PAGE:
A home in the heartland

This book touched me, maybe because my daughter lives in Shiloh with her husband and eight children.

By
April 12, 2007 10:23
3 minute read.
shiloh book 88 298

shiloh book 88 298. (photo credit: )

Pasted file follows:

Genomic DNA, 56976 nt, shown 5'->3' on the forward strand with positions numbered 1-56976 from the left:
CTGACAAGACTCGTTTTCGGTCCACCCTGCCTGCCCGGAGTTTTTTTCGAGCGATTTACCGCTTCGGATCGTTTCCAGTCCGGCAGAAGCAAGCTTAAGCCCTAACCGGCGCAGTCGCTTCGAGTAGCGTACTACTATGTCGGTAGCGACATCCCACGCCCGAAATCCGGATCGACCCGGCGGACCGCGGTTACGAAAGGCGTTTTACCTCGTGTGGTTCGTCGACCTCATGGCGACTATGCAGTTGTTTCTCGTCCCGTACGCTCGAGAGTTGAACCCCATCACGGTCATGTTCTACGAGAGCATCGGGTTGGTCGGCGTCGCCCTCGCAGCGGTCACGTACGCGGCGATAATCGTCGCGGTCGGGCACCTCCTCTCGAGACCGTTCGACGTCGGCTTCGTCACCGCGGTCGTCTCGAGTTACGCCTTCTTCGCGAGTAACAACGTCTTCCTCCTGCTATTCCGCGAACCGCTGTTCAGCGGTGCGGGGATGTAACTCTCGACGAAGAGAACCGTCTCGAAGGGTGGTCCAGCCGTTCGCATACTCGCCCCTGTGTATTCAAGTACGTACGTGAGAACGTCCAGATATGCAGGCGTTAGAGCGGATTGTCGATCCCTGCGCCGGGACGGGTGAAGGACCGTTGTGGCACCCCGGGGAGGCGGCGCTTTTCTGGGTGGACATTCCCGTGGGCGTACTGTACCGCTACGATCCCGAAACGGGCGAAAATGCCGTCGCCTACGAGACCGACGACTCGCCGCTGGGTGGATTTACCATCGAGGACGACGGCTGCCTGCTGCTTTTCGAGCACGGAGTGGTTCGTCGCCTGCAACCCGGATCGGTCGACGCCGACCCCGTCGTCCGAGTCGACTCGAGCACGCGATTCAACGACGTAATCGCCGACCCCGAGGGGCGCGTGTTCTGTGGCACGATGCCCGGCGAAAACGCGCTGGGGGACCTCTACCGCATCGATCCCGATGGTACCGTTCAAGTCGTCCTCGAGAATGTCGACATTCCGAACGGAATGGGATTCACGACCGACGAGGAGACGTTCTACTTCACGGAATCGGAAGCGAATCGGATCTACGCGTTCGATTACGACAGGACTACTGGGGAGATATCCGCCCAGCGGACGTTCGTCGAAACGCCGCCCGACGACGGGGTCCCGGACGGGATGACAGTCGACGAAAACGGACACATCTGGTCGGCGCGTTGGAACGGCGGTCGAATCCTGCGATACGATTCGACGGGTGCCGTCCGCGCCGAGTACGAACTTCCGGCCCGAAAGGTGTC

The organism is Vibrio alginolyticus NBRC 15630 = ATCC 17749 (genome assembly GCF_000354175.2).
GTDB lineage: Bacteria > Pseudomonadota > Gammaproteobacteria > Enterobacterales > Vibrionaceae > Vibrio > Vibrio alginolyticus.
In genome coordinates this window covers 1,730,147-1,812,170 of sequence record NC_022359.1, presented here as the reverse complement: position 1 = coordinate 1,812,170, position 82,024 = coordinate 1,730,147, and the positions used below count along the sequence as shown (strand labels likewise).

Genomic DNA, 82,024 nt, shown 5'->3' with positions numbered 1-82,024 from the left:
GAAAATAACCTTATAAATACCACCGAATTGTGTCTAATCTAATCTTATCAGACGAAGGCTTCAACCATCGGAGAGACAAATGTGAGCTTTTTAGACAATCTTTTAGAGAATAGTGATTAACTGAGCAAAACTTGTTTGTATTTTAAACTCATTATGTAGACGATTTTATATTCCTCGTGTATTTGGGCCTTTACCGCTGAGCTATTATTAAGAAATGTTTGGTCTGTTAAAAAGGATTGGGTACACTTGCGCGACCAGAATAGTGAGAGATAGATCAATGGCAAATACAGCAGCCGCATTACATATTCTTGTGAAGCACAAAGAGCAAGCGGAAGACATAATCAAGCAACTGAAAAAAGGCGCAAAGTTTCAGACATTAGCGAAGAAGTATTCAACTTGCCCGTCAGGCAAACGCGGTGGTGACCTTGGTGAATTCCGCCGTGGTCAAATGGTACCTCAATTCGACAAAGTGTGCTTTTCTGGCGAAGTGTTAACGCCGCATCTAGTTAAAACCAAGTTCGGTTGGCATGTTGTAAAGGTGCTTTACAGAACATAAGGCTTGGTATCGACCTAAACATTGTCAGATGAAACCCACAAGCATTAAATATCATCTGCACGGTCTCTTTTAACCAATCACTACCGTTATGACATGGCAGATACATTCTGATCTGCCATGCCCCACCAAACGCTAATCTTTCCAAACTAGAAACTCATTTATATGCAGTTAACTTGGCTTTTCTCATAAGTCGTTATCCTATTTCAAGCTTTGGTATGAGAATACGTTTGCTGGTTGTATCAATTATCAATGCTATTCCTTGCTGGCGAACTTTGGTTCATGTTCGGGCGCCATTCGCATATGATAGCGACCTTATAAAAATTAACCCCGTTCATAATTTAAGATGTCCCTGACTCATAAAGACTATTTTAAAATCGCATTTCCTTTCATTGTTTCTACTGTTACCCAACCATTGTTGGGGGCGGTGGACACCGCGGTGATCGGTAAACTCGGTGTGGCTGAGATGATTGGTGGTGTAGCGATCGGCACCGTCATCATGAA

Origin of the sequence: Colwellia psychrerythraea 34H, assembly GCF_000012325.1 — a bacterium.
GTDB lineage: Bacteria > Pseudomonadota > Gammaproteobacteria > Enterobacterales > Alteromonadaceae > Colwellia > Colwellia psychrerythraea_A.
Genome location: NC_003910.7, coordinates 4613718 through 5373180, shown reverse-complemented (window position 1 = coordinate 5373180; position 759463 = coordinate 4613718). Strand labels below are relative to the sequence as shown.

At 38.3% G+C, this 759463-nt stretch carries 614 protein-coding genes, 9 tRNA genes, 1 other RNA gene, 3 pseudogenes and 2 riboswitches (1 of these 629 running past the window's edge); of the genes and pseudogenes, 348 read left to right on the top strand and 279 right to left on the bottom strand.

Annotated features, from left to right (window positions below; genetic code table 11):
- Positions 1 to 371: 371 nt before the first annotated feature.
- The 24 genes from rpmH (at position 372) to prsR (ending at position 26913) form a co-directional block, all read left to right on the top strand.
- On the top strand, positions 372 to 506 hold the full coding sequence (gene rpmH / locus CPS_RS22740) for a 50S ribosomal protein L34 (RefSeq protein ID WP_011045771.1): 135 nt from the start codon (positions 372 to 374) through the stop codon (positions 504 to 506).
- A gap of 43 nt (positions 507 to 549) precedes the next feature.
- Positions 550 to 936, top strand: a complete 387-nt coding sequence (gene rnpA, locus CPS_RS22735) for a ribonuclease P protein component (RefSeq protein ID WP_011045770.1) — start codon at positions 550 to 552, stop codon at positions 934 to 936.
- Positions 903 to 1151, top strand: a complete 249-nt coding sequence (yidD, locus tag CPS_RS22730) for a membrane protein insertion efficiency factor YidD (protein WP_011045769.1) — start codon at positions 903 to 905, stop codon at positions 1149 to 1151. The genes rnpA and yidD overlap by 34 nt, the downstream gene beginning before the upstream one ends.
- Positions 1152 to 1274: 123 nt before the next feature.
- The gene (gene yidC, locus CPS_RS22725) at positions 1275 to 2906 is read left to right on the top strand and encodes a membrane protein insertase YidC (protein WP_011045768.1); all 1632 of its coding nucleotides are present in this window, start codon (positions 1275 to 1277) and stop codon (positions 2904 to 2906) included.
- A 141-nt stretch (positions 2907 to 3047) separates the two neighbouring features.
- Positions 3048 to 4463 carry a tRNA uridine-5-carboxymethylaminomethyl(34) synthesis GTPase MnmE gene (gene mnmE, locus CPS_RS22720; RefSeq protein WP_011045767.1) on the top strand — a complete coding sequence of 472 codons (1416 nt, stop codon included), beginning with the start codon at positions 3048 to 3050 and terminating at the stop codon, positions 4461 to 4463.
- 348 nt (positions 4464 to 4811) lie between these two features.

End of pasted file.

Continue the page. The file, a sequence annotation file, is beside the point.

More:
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God, Israel and Shiloh: Returning to the Land By David Rubin Mazo Publishers 188 pages; $16.95 This book touched me in a special way, maybe because I have visited Shiloh often as my daughter lives there with her husband and eight children. Yes, this town in the country's biblical heartland is beautiful, but it's more than that. You are caught up from the first page, which is a dedication with photos to the memory of six Shiloh children killed in terror attacks. The book is also for all the others who didn't survive. Then comes the Introduction: "Blood was gushing out of my leg like an open fire hydrant in an inner-city neighborhood. The car had gone totally dead and we were rolling down the road. I turned the ignition and it didn't start, and they were still shooting!" Thus begins Rubin's true account of his and his three-year-old son's miraculous survival of a drive-by shooting on the Road of the Patriarchs. With the little one buckled into his car seat in back, they were halfway home when Rubin heard on the radio that an Israeli driver had been shot in a different part of Samaria. At that moment a hail of bullets struck his car. He believed that his son, who remained completely silent, was merely in shock. Miraculously the engine restarted on the fifth attempt, and he drove at 120 kilometers an hour to Ofra, the nearest settlement, where a paramedic discovered the toddler had been shot in the neck. Rubin was informed by the PR director of Hadassah University Medical Center in Ein Kerem that he had the dubious honor of being the 1,000th victim of terror to be hospitalized there in the past 18 months. However, the book does a lot more than detail his traumatic experience. Liberally sprinkled with biblical passages, it tells the story of a journey, physical and spiritual, of a secular American Jew (related with great candor) who becomes Orthodox, marries and raises a family in Shiloh, becomes its mayor and founds the Shiloh Israel Children's Fund after the attack on him. He is a powerful spokesman for the much-maligned "settlers," particularly on speaking tours in the US, where he addresses both Jewish and Christian audiences. The book has 10 chapters explaining the historical and spiritual significance of Shiloh and the miracles that have occurred to enable its modern resettlement. Beginning with Joshua 18:1 "The entire assembly of the Children of Israel gathered at Shiloh and erected the Tent of Meeting there," we learn how Joshua led the Israelites to the heart of Ephraim's inheritance, 32 km. north of Jerusalem, where the portable Tabernacle would be given stone walls and remain for nearly four centuries. Rubin takes us on a historical journey to help us understand the imperative to take possession of the Land. Israel's entire being is inextricably linked with the Land of Israel, as "its global, universal mission was intended to be carried out from there, as the Lord first proclaimed to the first Israelite, Abraham." Rubin wanted good to come out of evil, so he established the Shiloh Israel Children's Fund to support educational, recreational and therapeutic projects, noting that "there is not one child in Shiloh who does not have a parent or a sibling or a friend or a neighbor or a teacher who has been killed or wounded in a terror attack." This book is a powerful testimony to the importance of Shiloh - biblical, historical, geographical, political and spiritual. According to the author: "The reborn Shiloh of today is a center of dedication to the Land of Israel and its Torah, and has an important role to play as leader of the redemptive process for Israel, and ultimately for all mankind." A very thought-provoking, well-written and insightful study of a very special place.

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